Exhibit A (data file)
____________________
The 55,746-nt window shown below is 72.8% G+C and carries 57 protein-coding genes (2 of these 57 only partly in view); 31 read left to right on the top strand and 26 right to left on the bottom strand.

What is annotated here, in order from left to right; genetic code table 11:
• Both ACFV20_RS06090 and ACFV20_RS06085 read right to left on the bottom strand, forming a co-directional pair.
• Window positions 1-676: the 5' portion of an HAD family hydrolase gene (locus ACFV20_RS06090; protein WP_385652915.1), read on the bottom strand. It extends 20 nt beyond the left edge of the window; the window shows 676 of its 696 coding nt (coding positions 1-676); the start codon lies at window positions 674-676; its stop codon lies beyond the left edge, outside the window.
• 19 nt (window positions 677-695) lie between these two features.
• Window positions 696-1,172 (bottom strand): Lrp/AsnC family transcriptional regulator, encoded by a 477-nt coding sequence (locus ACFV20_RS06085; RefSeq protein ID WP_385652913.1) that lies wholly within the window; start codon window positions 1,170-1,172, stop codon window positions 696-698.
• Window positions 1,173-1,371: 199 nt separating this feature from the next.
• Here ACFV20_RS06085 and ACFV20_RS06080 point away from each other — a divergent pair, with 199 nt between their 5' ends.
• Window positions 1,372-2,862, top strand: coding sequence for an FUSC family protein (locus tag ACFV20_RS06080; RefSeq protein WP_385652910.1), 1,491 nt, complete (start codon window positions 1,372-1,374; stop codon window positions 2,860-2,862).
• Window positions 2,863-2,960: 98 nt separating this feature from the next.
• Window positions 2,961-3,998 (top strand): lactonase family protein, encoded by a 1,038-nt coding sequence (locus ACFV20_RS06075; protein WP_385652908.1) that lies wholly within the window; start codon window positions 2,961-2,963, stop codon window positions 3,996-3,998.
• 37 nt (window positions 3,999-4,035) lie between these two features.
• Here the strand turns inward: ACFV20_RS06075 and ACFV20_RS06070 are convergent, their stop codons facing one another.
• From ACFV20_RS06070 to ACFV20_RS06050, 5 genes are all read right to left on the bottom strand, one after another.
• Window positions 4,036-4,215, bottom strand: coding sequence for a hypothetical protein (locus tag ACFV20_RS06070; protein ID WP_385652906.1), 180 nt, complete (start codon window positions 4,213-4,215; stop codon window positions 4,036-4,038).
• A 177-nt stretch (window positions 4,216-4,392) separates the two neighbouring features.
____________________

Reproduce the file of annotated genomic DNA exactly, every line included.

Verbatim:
The 55,746-nt window shown below is 72.8% G+C and carries 57 protein-coding genes (2 of these 57 only partly in view); 31 read left to right on the top strand and 26 right to left on the bottom strand.

What is annotated here, in order from left to right; genetic code table 11:
• Both ACFV20_RS06090 and ACFV20_RS06085 read right to left on the bottom strand, forming a co-directional pair.
• Window positions 1-676: the 5' portion of an HAD family hydrolase gene (locus ACFV20_RS06090; protein WP_385652915.1), read on the bottom strand. It extends 20 nt beyond the left edge of the window; the window shows 676 of its 696 coding nt (coding positions 1-676); the start codon lies at window positions 674-676; its stop codon lies beyond the left edge, outside the window.
• 19 nt (window positions 677-695) lie between these two features.
• Window positions 696-1,172 (bottom strand): Lrp/AsnC family transcriptional regulator, encoded by a 477-nt coding sequence (locus ACFV20_RS06085; RefSeq protein ID WP_385652913.1) that lies wholly within the window; start codon window positions 1,170-1,172, stop codon window positions 696-698.
• Window positions 1,173-1,371: 199 nt separating this feature from the next.
• Here ACFV20_RS06085 and ACFV20_RS06080 point away from each other — a divergent pair, with 199 nt between their 5' ends.
• Window positions 1,372-2,862, top strand: coding sequence for an FUSC family protein (locus tag ACFV20_RS06080; RefSeq protein WP_385652910.1), 1,491 nt, complete (start codon window positions 1,372-1,374; stop codon window positions 2,860-2,862).
• Window positions 2,863-2,960: 98 nt separating this feature from the next.
• Window positions 2,961-3,998 (top strand): lactonase family protein, encoded by a 1,038-nt coding sequence (locus ACFV20_RS06075; protein WP_385652908.1) that lies wholly within the window; start codon window positions 2,961-2,963, stop codon window positions 3,996-3,998.
• 37 nt (window positions 3,999-4,035) lie between these two features.
• Here the strand turns inward: ACFV20_RS06075 and ACFV20_RS06070 are convergent, their stop codons facing one another.
• From ACFV20_RS06070 to ACFV20_RS06050, 5 genes are all read right to left on the bottom strand, one after another.
• Window positions 4,036-4,215, bottom strand: coding sequence for a hypothetical protein (locus tag ACFV20_RS06070; protein ID WP_385652906.1), 180 nt, complete (start codon window positions 4,213-4,215; stop codon window positions 4,036-4,038).
• A 177-nt stretch (window positions 4,216-4,392) separates the two neighbouring features.